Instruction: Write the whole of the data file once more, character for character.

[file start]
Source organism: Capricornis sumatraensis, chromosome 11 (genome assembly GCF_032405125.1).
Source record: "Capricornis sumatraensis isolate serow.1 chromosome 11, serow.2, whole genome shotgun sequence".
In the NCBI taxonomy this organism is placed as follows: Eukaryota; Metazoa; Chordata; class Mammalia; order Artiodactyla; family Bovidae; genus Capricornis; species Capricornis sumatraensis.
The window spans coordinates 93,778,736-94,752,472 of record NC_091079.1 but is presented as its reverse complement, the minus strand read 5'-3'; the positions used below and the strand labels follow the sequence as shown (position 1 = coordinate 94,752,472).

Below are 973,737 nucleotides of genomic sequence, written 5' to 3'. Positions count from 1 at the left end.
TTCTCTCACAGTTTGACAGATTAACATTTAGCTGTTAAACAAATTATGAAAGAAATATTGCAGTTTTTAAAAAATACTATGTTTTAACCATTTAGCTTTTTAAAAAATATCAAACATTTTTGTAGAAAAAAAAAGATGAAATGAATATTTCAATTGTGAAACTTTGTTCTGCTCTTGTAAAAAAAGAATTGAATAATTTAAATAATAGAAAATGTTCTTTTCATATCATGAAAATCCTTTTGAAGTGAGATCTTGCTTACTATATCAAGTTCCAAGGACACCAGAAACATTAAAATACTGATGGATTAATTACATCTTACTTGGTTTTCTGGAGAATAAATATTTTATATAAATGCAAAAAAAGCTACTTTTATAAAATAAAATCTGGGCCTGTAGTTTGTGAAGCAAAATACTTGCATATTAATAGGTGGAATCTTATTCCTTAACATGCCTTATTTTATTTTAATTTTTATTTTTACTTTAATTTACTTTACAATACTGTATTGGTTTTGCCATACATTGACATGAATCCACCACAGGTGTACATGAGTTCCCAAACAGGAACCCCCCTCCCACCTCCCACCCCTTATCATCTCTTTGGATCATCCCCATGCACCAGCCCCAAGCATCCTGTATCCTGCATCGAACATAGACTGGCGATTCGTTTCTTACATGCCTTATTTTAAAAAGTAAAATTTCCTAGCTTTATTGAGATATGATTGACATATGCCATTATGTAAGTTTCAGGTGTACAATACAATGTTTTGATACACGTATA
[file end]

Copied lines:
Source organism: Capricornis sumatraensis, chromosome 11 (genome assembly GCF_032405125.1).
Source record: "Capricornis sumatraensis isolate serow.1 chromosome 11, serow.2, whole genome shotgun sequence".
In the NCBI taxonomy this organism is placed as follows: Eukaryota; Metazoa; Chordata; class Mammalia; order Artiodactyla; family Bovidae; genus Capricornis; species Capricornis sumatraensis.
The window spans coordinates 93,778,736-94,752,472 of record NC_091079.1 but is presented as its reverse complement, the minus strand read 5'-3'; the positions used below and the strand labels follow the sequence as shown (position 1 = coordinate 94,752,472).

Below are 973,737 nucleotides of genomic sequence, written 5' to 3'. Positions count from 1 at the left end.
TTCTCTCACAGTTTGACAGATTAACATTTAGCTGTTAAACAAATTATGAAAGAAATATTGCAGTTTTTAAAAAATACTATGTTTTAACCATTTAGCTTTTTAAAAAATATCAAACATTTTTGTAGAAAAAAAAAGATGAAATGAATATTTCAATTGTGAAACTTTGTTCTGCTCTTGTAAAAAAAGAATTGAATAATTTAAATAATAGAAAATGTTCTTTTCATATCATGAAAATCCTTTTGAAGTGAGATCTTGCTTACTATATCAAGTTCCAAGGACACCAGAAACATTAAAATACTGATGGATTAATTACATCTTACTTGGTTTTCTGGAGAATAAATATTTTATATAAATGCAAAAAAAGCTACTTTTATAAAATAAAATCTGGGCCTGTAGTTTGTGAAGCAAAATACTTGCATATTAATAGGTGGAATCTTATTCCTTAACATGCCTTATTTTATTTTAATTTTTATTTTTACTTTAATTTACTTTACAATACTGTATTGGTTTTGCCATACATTGACATGAATCCACCACAGGTGTACATGAGTTCCCAAACAGGAACCCCCCTCCCACCTCCCACCCCTTATCATCTCTTTGGATCATCCCCATGCACCAGCCCCAAGCATCCTGTATCCTGCATCGAACATAGACTGGCGATTCGTTTCTTACATGCCTTATTTTAAAAAGTAAAATTTCCTAGCTTTATTGAGATATGATTGACATATGCCATTATGTAAGTTTCAGGTGTACAATACAATGTTTTGATACACGTATA